‘Appalling … Bullying’ – Charities Attack Cash Crisis Council
VOLUNTARY organisations yesterday launched a scathing attack on the politicians and officials who run Aberdeen City Council.
On the final day of a hearing by the accounts watchdog into the authority’s “precarious” financial plight, charities united in condemning the council for losing the confidence and trust of the people of the city.
They claimed the ruling Liberal Democrat and SNP administration was guilty of failing to negotiate, consult or communicate with key agencies amid an atmosphere of mistrust and a “bullying” culture.
And Paul Hannan, the head of one leading city charity, said: “We want change – change away from the many bad practices that blight Aberdeen City Council.”
Mr Hannan was giving evidence on the second day of a hearing by the Accounts Commission, chaired by John Baillie, into the council’s finances. He is chief executive of the Cyrenians, a charity for the homeless, which is one of the voluntary-sector organisations hit by the council’s £27 million spending cuts.
Mr Hannan told the hearing: “The senior officials and councillors have been given every opportunity over the last few years to address important issues. They have not done so and there is no evidence that they can or will do so in the future.
“They have failed the people of Aberdeen.”
He said: “There is considerable anecdotal evidence of managers padding out their budgets to safeguard against cuts, of there being inappropriate financial controls in place, of workers being asked to do things they consider illegal and of money just being wasted.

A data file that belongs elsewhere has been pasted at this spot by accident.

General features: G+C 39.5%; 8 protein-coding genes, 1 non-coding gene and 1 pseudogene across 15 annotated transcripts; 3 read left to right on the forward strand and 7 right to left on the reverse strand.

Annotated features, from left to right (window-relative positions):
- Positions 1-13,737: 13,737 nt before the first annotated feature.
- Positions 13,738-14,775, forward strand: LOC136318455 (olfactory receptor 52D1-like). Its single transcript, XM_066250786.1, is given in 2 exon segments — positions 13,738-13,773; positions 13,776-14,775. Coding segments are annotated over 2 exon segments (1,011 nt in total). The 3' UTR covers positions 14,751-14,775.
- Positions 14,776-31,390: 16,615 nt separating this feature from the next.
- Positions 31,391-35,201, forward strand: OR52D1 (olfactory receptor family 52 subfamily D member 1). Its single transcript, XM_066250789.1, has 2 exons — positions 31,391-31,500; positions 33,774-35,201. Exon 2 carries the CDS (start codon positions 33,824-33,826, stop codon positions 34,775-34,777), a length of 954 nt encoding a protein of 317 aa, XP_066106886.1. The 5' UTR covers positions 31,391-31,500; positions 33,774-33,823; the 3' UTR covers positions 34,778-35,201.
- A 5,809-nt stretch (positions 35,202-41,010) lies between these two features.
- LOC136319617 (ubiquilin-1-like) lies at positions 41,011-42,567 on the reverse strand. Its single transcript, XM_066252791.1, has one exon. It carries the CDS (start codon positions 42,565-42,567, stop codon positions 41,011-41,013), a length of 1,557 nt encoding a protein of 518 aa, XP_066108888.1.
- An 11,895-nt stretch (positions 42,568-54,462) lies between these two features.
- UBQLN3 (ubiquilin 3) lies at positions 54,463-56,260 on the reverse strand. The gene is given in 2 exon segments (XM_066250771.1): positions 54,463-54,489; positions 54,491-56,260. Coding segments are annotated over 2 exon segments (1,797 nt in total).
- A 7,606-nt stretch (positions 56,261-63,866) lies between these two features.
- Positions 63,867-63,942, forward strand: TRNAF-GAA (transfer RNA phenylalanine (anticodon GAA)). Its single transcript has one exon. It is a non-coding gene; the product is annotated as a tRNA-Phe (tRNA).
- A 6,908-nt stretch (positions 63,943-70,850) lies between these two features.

“This council does not consult. It does not manage effectively. It overspends but reduces funding to commissioned services who stick within their budgets. How can the general public trust them?”
And he went on: “Voluntary- sector organisations have expressed the view that they did not want to complain too much or too publicly, as they felt that they would be dealt with more harshly if they took such a stance. ACC are viewed as bullies, and I have complained formally about bullying.
“Things are getting worse, not better, with this council. They cannot possibly improve what they are doing. The way that Aberdeen City Council has dealt with the Cyrenians and those who rely upon it for meeting their vital needs has been appalling.”
His claims were backed by Rhonda Kelly, the chief executive of the Aberdeen Council of Voluntary Organisations. She said that almost 75 per cent of the charities under the Acvo umbrella would be directly hit by the funding cuts.
She said there was no communication and a lack of consistency in the council’s dealings with the voluntary sector.
And Ms Kelly claimed: “Organisations are being passed on to officer after officer with an apparent unwillingness to pass on information or, even worse, with each officer telling organisations something slightly different, leading to confusion, mistrust and frustration.”
The accusations of bullying were denied by the city council.
And Councillor Kate Dean, the leader of the administration, told the commission at the conclusion of the inquiry: “The council needs to come together to work through these difficulties. I hope this can be done, but I would say that it will require a change of heart and a change of attitude from some members of the council.
“I believe that our budget, while it has not been an easy one, is part of the solution, rather than part of the problem,” she added.